Late summer 2012 writer and journalist Angela Jeffs moved from Japan, where she lived for 25 years, to Scotland from where she reports monthly on how her life is changing. This is the eight installment. See here for part one, here for part two, here for part three, here for part four, here for part five, here for part six, and here for part seven. 

Visit her facebook book page to learn more about her latest book Chasing Shooting Stars: A South American Paper Trail

- See more at: http://embrace-transition.com/2013/05/30/east-to-west-time-slip/#sthash.XrpygFBn.dpuf

Late summer 2012 writer and journalist Angela Jeffs moved from Japan, where she lived for 25 years, to Scotland from where she reports monthly on how her life is changing. This is the eight installment. See here for part one, here for part two, here for part three, here for part four, here for part five, here for part six, and here for part seven. 

Visit her facebook book page to learn more about her latest book Chasing Shooting Stars: A South American Paper Trail

- See more at: http://embrace-transition.com/2013/05/30/east-to-west-time-slip/#sthash.XrpygFBn.dpuf

Late summer 2012 writer and journalist Angela Jeffs moved from Japan, where she lived for 25 years, to Scotland from where she reports monthly on how her life is changing. This is the eight installment. See here for part one, here for part two, here for part three, here for part four, here for part five, here for part six, and here for part seven. 

Visit her facebook book page to learn more about her latest book Chasing Shooting Stars: A South American Paper Trail

- See more at: http://embrace-transition.com/2013/05/30/east-to-west-time-slip/#sthash.ySqyu024.dpuf

Late summer 2012 writer and journalist Angela Jeffs moved from Japan, where she lived for 25 years, to Scotland from where she reports monthly on how her life is changing. This is the ninth installment. See here for part one, here for part two, here for part three, here for part four, here for part five, here for part six, here for part seven and here for part eight.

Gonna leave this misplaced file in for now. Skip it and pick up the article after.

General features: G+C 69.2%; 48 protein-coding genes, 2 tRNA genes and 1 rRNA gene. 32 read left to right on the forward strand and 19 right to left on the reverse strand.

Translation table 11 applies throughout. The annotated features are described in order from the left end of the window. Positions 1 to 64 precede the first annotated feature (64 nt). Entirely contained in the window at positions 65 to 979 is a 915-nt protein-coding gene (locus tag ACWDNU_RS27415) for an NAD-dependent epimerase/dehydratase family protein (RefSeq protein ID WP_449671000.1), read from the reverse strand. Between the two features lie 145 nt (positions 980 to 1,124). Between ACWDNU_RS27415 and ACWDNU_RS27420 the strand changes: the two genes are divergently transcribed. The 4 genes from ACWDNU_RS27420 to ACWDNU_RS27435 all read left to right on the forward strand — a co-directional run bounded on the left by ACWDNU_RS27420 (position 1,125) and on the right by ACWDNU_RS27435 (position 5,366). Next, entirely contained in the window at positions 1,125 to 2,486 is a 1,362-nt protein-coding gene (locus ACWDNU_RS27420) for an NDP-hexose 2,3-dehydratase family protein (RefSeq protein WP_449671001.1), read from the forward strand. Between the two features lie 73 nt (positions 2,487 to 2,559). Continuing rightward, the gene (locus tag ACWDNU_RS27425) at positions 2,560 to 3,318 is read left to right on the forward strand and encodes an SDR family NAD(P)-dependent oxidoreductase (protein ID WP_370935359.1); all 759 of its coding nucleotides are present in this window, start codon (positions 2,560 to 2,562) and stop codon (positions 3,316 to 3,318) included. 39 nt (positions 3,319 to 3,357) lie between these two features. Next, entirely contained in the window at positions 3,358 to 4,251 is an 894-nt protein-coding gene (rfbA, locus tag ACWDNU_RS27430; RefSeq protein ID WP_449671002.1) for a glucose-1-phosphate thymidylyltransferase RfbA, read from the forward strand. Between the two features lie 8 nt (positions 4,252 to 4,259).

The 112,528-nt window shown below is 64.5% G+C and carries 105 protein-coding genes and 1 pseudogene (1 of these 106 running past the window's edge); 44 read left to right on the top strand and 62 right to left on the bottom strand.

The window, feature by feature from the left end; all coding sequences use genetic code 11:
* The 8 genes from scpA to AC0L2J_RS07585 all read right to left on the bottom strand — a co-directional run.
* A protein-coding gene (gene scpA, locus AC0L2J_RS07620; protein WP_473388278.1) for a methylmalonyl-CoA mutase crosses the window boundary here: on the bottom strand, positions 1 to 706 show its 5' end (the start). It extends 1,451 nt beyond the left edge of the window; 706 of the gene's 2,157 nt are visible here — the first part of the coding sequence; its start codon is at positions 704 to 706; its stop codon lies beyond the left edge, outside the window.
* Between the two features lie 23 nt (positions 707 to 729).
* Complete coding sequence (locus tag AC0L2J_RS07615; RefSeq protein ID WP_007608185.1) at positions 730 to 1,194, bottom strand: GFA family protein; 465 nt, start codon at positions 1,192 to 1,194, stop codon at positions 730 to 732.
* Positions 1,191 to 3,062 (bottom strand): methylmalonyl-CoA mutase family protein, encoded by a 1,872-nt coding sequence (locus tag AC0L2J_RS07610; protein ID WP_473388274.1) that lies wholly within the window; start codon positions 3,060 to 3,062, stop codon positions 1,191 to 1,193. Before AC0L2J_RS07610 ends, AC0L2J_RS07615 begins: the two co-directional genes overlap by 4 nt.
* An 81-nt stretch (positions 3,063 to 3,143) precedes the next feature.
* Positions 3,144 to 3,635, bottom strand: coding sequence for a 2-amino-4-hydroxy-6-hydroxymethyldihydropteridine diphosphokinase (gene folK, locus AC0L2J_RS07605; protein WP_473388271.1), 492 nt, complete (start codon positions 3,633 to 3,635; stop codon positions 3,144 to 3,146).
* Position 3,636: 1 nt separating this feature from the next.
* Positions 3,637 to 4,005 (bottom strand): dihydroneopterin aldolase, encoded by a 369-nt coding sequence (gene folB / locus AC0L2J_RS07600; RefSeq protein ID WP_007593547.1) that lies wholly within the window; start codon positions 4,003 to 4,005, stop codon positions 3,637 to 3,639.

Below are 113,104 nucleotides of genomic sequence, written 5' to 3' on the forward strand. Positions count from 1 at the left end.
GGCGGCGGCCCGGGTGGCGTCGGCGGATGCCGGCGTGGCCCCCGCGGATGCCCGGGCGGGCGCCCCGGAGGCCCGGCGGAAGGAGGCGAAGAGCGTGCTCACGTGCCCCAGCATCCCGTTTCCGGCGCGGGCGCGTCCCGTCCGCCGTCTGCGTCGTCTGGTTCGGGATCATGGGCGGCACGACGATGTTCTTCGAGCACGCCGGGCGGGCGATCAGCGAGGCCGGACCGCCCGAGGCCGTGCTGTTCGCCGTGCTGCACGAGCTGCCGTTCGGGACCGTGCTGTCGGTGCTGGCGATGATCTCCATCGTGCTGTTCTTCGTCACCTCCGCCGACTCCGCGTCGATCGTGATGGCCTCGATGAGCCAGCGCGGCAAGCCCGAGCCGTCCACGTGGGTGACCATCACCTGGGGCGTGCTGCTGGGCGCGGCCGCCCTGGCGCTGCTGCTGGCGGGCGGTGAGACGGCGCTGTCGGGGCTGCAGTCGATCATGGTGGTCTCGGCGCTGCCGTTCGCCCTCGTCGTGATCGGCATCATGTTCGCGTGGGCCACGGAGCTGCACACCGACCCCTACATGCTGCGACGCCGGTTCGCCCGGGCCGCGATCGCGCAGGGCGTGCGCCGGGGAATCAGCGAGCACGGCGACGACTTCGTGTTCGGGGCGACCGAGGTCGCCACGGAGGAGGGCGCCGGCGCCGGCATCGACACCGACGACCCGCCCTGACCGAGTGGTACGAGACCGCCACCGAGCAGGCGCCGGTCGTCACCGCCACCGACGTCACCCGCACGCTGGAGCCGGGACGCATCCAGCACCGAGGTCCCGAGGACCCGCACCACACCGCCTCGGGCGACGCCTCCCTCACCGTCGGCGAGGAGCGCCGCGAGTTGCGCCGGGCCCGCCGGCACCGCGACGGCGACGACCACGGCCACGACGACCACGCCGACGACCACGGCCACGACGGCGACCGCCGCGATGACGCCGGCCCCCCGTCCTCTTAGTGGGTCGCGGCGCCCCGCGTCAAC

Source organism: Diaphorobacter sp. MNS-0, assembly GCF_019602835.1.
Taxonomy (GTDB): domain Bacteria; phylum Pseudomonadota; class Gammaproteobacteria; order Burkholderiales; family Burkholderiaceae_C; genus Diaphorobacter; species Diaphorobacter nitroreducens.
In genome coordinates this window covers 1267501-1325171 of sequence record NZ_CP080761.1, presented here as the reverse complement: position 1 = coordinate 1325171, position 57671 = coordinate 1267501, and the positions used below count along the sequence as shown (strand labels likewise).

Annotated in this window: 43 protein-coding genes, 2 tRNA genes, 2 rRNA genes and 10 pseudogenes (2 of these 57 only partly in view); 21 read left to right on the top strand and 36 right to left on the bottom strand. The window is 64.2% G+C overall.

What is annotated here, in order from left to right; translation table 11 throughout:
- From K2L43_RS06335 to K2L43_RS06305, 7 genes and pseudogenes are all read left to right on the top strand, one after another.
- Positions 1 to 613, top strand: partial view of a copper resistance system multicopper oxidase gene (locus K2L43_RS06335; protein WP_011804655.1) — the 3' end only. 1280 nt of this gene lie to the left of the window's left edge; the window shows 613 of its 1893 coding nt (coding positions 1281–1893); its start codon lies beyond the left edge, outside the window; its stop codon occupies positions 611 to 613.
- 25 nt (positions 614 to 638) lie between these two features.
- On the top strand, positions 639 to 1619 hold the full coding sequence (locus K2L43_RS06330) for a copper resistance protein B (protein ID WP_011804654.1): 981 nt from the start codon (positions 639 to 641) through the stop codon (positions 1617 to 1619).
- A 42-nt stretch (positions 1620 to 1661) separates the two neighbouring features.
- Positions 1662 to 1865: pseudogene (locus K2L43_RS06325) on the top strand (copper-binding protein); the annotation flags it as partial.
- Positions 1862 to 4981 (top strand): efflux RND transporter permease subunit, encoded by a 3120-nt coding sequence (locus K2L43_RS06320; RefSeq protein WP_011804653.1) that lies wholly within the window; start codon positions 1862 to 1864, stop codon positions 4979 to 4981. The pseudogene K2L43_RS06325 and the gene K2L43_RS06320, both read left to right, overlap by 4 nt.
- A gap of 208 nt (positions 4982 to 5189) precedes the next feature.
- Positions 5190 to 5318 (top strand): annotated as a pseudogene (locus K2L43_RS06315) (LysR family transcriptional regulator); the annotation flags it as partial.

Visit her facebook page to learn more about her latest book Chasing Shooting Starts: A South American Paper Trail.

See here for part one, here for part two, here for part three, here for part four, here for part five, here for part six, and here for part seven.  – See more at: http://embrace-transition.com/2013/05/30/east-to-west-time-slip/#sthash.ySqyu024.dpuf
About the author: After training in theatre and Laban dance, Angela Jeffs (http://www.angelajeffs.com/) stepped sideways into London publishing. She worked freelance as an editor from 1973, then reinvented herself in Japan as a journalist and writer from 1986. She was a weekly columnist for The Japan Times for 22 years, and Japan Correspondent for Asia Magazine in Hong Kong from 1989-1996. Her book Insider's Tokyo, commissioned from Singapore, was published in 2001. Since 2005 she has been developing and facilitating a programme of therapeutic creative writing under the title Drawing on The Writer Within (www.thewriterwithin.net/). Her latest book, Chasing Shooting Stars: A South American Paper Trail into the Past, can be ordered via Amazon.com.
STAY IN THE LOOP
Subscribe to this feed to always be in sync with new articles & tips
Subscribe to RSS
Daily updates and comments on Twitter.com Be the first to know.
Follow us on Twitter
Enjoy the community and help us build towards a better place.
Like us on Facebook
Check out all photos on our Instagram account.
Connect to Instagram
Passionate about inspiring people, become inspired!
Follow us on Pinterest


SUBSCRIBE TO OUR NEWSLETTER